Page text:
Forensic Engineers and Consultants

Archive: Construction Defects

Water Damage from Leaking Shower Stalls

Have you ever had to have a leaking shower pan for a tiled shower stall replaced, only to have a recurrence a few years later? If so, it is likely that it was not properly built and/or repaired. In most installations, the shower stall is constructed with an underlying one-piece flexible membrane of PVC that is attached to the wall studs before the backer board and wall tile is installed. No nails or screws should penetrate the membrane below the level of the curb of the shower stall. The only opening in the membrane below the curb must be the hole for the shower drain to connect to the house plumbing. The shower drain is designed to allow water on top of the membrane to flow into the drain via weep holes for that purpose. Read More

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Roof drain with membrane installed in opening.

Water Intrusion/Moisture Issues – Finding the Source and Location

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What you see is not always what you get.  This commonality exists in the numerous cases I have investigated for water intrusion and moisture issues in buildings.  The source that appears most obvious and straightforward may not, in fact, be the root of the problem at all. Read More

Foundation issues

Identifying Foundation Issues for Adjusters

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As a structural engineer, I am often called upon to determine the cause of commercial and residential building problems. Common problems I investigate include doors or windows that don’t open properly, cracks in interior and exterior walls, gaps in the trim, leaking roofs when the exterior covering is otherwise in good condition, sloped and out-of-level floors and leaning walls. Many of these problems are a direct result of foundation cracks, settlements and/or failures. Read More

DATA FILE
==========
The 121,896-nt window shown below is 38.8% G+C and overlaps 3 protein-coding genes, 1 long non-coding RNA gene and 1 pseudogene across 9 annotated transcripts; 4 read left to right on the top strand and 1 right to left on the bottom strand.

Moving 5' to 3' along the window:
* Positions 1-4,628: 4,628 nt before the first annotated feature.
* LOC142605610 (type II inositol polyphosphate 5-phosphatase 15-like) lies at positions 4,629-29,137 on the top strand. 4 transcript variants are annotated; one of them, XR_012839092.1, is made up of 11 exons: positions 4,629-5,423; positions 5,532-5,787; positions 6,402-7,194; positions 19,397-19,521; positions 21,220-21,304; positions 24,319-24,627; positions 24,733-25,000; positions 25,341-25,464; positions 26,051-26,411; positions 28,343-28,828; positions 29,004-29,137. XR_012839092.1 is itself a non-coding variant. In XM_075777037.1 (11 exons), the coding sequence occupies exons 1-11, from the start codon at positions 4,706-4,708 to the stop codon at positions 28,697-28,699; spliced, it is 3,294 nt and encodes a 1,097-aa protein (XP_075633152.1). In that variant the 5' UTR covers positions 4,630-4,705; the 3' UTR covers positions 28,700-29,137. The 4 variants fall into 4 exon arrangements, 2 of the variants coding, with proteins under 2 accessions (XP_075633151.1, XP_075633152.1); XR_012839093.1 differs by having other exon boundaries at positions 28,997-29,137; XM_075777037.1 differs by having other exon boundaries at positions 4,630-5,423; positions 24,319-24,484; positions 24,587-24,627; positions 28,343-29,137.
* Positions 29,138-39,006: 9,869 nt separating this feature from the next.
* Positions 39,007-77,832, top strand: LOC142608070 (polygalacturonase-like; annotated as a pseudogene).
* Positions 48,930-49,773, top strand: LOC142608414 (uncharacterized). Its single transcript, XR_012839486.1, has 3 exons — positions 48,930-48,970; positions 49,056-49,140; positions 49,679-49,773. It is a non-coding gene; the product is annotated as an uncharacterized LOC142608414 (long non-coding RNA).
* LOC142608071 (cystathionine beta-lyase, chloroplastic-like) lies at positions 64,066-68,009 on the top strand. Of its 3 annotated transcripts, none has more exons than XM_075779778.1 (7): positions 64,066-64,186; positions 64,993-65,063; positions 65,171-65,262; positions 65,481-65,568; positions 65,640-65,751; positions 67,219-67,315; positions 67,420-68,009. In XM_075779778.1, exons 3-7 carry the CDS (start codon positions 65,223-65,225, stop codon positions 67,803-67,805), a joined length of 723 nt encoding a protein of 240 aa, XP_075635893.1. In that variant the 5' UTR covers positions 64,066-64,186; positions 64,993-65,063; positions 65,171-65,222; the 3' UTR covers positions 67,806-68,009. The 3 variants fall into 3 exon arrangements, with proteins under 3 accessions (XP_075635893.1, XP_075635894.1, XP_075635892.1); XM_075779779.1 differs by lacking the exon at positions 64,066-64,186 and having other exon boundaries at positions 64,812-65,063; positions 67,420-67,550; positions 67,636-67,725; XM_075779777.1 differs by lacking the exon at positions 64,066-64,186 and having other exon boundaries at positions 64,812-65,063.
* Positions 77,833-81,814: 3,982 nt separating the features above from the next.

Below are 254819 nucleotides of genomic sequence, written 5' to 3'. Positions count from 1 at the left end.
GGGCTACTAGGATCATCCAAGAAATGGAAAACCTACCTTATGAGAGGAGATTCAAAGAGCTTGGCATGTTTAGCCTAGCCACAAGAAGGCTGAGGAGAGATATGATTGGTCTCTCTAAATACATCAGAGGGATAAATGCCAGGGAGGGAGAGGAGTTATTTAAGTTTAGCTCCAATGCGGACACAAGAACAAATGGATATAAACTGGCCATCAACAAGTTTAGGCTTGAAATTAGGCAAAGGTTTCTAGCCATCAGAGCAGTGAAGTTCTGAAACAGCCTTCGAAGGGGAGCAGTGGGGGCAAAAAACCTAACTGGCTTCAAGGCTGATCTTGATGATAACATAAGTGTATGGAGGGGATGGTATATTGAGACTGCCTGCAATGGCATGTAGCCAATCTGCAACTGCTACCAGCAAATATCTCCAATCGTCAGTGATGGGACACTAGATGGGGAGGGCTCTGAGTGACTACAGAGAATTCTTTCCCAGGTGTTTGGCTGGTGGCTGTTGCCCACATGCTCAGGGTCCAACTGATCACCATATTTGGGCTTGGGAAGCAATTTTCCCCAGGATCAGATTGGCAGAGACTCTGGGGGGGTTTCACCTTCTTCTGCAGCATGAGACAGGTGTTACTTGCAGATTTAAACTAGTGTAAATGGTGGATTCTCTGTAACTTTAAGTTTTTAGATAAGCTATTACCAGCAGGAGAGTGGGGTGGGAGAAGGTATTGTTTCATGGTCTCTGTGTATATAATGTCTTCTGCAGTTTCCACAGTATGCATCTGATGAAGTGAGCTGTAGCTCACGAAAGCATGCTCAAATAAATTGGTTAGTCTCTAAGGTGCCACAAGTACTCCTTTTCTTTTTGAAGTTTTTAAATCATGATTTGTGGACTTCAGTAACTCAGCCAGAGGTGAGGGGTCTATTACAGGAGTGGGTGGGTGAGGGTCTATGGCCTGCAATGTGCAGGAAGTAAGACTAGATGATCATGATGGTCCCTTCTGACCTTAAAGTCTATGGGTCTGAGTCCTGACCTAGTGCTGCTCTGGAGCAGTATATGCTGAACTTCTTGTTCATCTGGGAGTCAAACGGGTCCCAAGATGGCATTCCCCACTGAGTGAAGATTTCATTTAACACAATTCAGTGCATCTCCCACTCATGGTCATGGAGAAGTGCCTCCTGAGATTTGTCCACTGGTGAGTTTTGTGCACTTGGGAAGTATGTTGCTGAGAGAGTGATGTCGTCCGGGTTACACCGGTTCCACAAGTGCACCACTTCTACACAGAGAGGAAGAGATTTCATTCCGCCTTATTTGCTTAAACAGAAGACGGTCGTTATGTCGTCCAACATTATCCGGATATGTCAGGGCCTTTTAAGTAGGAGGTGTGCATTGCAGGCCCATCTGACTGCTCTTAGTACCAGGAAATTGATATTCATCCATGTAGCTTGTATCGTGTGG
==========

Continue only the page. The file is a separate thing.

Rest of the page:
Building Envelope Components

What is a Building Envelope?

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By definition, the building envelope (or building enclosure) is the physical separation between the interior conditioned areas and the exterior environment space of a building. The envelope serves as the outer covering (shell or skin) to help maintain the indoor environment together with the mechanical conditioning systems and to facilitate its climate control. The building envelope must be carefully designed with regard to site specific climate, ventilation, and energy consumption within the structure. The design is a specialized area of architectural and engineering practice that draws from all areas of building science and indoor climate control. Read More

steel-decking

Metal Decking Provides for Building Stability and Worker Safety